Unesco declares Dancing Devils world intangible cultural heritage
The Paris-based multilateral organization recognized the cultural expression of Venezuelan Dancing Devils early Thursday
Venezuelan Vice-Ministry of Identity and Cultural Diversity Benito Irady said minutes later at the hall where the decision was made that the action highlights one of the most significant expressions in Venezuela with a five-century history.
"From the 17th to the 21st century make five cycles of continued transmission from one to another generation of an exceptional event in several towns of Venezuela. Sure enough, we are reasserting with this decision at Unesco how significant is for us, Venezuelans, such status of multi-ethnical and pluri-cultural society as defined in our Constitution," he said.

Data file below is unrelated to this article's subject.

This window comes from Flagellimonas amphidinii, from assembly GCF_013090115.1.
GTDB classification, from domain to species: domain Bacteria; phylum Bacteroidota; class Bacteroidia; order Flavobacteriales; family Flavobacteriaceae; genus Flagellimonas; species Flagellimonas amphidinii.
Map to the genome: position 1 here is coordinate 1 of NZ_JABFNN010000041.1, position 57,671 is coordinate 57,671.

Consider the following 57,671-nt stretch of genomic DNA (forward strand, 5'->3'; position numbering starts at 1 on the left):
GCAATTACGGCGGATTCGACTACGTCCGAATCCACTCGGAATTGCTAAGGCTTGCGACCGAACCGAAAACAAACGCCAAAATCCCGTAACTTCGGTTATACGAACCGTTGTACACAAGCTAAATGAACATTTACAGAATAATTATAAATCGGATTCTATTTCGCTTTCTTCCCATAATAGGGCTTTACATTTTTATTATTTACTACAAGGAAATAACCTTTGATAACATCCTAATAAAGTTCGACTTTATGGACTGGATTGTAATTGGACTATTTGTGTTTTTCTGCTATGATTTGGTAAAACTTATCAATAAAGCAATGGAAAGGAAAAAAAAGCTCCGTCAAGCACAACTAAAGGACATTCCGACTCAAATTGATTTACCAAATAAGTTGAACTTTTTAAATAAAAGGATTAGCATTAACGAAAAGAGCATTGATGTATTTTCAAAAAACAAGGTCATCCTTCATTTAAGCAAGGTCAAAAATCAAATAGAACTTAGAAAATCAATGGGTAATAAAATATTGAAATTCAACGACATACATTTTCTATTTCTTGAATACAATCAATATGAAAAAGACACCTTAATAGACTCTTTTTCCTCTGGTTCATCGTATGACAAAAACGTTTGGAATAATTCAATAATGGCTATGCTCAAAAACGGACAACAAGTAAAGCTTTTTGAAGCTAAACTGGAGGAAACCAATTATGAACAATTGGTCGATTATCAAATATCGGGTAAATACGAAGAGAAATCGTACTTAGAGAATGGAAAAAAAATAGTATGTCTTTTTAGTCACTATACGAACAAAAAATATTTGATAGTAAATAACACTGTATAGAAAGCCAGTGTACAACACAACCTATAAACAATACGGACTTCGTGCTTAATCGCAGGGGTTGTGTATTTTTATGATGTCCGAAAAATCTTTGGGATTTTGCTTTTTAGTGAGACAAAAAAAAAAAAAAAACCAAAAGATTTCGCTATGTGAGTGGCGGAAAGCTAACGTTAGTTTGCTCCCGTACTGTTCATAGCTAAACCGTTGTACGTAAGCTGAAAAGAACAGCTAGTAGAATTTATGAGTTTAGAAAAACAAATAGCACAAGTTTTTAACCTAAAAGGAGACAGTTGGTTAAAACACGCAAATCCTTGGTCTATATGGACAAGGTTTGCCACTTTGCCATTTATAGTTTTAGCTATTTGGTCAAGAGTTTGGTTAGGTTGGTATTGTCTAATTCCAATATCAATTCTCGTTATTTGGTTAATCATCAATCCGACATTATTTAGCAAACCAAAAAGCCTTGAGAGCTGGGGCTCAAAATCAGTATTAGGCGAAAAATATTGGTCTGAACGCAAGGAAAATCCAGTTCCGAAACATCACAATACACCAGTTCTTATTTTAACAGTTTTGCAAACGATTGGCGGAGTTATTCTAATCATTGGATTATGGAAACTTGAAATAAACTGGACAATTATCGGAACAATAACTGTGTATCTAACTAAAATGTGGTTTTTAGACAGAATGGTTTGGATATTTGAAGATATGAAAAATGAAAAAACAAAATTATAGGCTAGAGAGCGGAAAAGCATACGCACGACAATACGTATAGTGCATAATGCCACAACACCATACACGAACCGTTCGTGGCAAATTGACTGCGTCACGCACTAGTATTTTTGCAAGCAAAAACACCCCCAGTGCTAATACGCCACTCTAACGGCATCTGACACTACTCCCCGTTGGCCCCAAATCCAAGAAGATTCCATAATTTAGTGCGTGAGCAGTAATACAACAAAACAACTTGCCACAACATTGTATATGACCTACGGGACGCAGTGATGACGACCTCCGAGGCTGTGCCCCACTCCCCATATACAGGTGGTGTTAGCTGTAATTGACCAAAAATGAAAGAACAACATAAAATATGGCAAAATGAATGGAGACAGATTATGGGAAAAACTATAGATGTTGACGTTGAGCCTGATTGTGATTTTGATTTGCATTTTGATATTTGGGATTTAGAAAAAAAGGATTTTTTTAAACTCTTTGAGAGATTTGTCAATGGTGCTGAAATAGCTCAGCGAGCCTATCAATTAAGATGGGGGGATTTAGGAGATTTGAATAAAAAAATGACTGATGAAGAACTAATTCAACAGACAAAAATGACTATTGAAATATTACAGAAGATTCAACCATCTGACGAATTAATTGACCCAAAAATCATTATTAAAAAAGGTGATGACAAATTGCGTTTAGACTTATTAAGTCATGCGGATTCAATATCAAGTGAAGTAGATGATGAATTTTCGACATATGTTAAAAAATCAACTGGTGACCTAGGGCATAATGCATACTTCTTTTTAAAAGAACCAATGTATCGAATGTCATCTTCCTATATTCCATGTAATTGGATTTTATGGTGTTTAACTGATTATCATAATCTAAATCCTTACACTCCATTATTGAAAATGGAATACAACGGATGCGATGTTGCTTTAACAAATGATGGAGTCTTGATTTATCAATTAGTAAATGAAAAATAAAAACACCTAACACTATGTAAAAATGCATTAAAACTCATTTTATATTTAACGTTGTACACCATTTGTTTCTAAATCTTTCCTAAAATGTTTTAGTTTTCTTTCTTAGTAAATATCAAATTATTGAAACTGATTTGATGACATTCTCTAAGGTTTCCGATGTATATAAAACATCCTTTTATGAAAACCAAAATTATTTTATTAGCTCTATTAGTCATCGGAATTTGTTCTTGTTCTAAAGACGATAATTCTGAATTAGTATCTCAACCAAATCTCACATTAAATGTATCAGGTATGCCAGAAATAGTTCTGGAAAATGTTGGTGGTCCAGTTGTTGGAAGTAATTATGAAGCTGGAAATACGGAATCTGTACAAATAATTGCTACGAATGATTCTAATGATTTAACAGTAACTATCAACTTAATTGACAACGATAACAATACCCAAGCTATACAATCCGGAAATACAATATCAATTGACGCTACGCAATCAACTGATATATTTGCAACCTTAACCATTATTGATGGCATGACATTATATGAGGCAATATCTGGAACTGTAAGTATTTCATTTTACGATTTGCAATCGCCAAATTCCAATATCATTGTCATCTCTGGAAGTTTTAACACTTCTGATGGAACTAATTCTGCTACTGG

Wearing the traditional masks and playing maracas, a representation exhibited its dance at the hall where the Committee made the decision.
For his part, Venezuelan Minister of Culture Pedro Calzadilla told state-run TV channel VTV that the country deserved the inclusion in the list, "not only for being world recognition, but also as a tribute by and to the people."
While she was detained, she was kept blindfolded, she was doused with water and then electric shocks were applied to her arms, breasts and genitals. She was threatened and told that she would be killed and buried in pieces." Gloria Tobón's is one on the list of documented cases reported by Amnesty International in its briefing document to the United Nations Committee Against Torture.